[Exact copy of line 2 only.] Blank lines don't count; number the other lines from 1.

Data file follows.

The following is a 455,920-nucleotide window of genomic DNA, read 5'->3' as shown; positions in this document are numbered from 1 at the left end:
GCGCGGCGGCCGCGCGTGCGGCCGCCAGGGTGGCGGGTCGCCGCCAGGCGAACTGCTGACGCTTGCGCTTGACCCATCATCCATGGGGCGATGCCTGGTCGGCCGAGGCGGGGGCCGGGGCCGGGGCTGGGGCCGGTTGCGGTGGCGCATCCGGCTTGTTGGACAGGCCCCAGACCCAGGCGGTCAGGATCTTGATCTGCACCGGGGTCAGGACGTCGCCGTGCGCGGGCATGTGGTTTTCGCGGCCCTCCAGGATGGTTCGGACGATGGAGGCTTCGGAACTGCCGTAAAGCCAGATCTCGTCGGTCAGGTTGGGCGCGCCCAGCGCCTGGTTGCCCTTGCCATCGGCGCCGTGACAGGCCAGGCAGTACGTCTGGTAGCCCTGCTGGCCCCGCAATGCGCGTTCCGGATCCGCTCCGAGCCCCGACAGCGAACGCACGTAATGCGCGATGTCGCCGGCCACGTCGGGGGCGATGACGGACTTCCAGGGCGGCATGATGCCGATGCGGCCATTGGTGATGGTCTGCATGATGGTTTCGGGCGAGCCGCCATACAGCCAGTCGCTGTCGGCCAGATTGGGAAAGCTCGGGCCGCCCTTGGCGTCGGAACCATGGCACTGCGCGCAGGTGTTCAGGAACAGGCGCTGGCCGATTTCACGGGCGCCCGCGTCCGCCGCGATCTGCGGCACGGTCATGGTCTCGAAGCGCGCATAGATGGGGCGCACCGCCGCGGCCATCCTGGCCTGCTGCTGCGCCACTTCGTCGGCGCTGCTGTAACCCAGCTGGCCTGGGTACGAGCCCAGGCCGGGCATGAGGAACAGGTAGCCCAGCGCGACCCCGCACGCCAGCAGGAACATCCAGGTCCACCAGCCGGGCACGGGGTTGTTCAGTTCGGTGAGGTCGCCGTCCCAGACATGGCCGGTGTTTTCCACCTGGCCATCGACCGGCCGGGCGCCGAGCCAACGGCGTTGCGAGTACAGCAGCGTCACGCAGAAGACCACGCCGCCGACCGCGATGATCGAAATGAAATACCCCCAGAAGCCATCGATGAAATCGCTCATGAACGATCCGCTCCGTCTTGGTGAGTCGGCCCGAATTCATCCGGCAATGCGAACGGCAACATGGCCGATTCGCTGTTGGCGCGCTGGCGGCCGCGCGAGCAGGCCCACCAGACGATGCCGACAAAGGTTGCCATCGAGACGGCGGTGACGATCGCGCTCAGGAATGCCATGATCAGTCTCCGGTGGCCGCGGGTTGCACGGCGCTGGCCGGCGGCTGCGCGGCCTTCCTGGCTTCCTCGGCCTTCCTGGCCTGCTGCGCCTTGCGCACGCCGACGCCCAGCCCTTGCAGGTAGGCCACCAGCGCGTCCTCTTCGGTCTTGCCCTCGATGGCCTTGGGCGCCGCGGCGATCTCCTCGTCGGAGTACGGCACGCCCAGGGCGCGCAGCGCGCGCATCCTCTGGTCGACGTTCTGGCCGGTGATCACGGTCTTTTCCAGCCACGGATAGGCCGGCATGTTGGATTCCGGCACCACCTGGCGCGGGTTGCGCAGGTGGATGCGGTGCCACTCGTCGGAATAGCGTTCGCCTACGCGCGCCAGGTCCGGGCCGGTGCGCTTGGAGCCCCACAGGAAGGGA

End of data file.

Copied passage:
GCGCGGCGGCCGCGCGTGCGGCCGCCAGGGTGGCGGGTCGCCGCCAGGCGAACTGCTGACGCTTGCGCTTGACCCATCATCCATGGGGCGATGCCTGGTCGGCCGAGGCGGGGGCCGGGGCCGGGGCTGGGGCCGGTTGCGGTGGCGCATCCGGCTTGTTGGACAGGCCCCAGACCCAGGCGGTCAGGATCTTGATCTGCACCGGGGTCAGGACGTCGCCGTGCGCGGGCATGTGGTTTTCGCGGCCCTCCAGGATGGTTCGGACGATGGAGGCTTCGGAACTGCCGTAAAGCCAGATCTCGTCGGTCAGGTTGGGCGCGCCCAGCGCCTGGTTGCCCTTGCCATCGGCGCCGTGACAGGCCAGGCAGTACGTCTGGTAGCCCTGCTGGCCCCGCAATGCGCGTTCCGGATCCGCTCCGAGCCCCGACAGCGAACGCACGTAATGCGCGATGTCGCCGGCCACGTCGGGGGCGATGACGGACTTCCAGGGCGGCATGATGCCGATGCGGCCATTGGTGATGGTCTGCATGATGGTTTCGGGCGAGCCGCCATACAGCCAGTCGCTGTCGGCCAGATTGGGAAAGCTCGGGCCGCCCTTGGCGTCGGAACCATGGCACTGCGCGCAGGTGTTCAGGAACAGGCGCTGGCCGATTTCACGGGCGCCCGCGTCCGCCGCGATCTGCGGCACGGTCATGGTCTCGAAGCGCGCATAGATGGGGCGCACCGCCGCGGCCATCCTGGCCTGCTGCTGCGCCACTTCGTCGGCGCTGCTGTAACCCAGCTGGCCTGGGTACGAGCCCAGGCCGGGCATGAGGAACAGGTAGCCCAGCGCGACCCCGCACGCCAGCAGGAACATCCAGGTCCACCAGCCGGGCACGGGGTTGTTCAGTTCGGTGAGGTCGCCGTCCCAGACATGGCCGGTGTTTTCCACCTGGCCATCGACCGGCCGGGCGCCGAGCCAACGGCGTTGCGAGTACAGCAGCGTCACGCAGAAGACCACGCCGCCGACCGCGATGATCGAAATGAAATACCCCCAGAAGCCATCGATGAAATCGCTCATGAACGATCCGCTCCGTCTTGGTGAGTCGGCCCGAATTCATCCGGCAATGCGAACGGCAACATGGCCGATTCGCTGTTGGCGCGCTGGCGGCCGCGCGAGCAGGCCCACCAGACGATGCCGACAAAGGTTGCCATCGAGACGGCGGTGACGATCGCGCTCAGGAATGCCATGATCAGTCTCCGGTGGCCGCGGGTTGCACGGCGCTGGCCGGCGGCTGCGCGGCCTTCCTGGCTTCCTCGGCCTTCCTGGCCTGCTGCGCCTTGCGCACGCCGACGCCCAGCCCTTGCAGGTAGGCCACCAGCGCGTCCTCTTCGGTCTTGCCCTCGATGGCCTTGGGCGCCGCGGCGATCTCCTCGTCGGAGTACGGCACGCCCAGGGCGCGCAGCGCGCGCATCCTCTGGTCGACGTTCTGGCCGGTGATCACGGTCTTTTCCAGCCACGGATAGGCCGGCATGTTGGATTCCGGCACCACCTGGCGCGGGTTGCGCAGGTGGATGCGGTGCCACTCGTCGGAATAGCGTTCGCCTACGCGCGCCAGGTCCGGGCCGGTGCGCTTGGAGCCCCACAGGAAGGGA